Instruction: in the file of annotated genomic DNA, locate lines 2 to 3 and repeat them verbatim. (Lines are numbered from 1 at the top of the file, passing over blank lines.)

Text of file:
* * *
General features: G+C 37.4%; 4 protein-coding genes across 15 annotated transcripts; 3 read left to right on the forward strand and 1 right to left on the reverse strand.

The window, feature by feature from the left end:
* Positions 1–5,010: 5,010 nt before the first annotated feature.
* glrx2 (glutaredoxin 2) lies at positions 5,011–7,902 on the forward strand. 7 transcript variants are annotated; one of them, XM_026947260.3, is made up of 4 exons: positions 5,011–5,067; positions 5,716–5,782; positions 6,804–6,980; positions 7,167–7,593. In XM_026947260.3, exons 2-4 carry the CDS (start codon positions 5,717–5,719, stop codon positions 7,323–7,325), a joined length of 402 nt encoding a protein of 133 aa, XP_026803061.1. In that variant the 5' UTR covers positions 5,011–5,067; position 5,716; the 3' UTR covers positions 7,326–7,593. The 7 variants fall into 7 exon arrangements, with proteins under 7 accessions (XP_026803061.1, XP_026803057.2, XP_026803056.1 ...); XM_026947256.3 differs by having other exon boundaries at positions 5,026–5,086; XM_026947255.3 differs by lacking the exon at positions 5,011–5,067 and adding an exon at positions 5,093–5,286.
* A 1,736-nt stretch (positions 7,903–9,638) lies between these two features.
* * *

The window, feature by feature from the left end:
* Positions 1–5,010: 5,010 nt before the first annotated feature.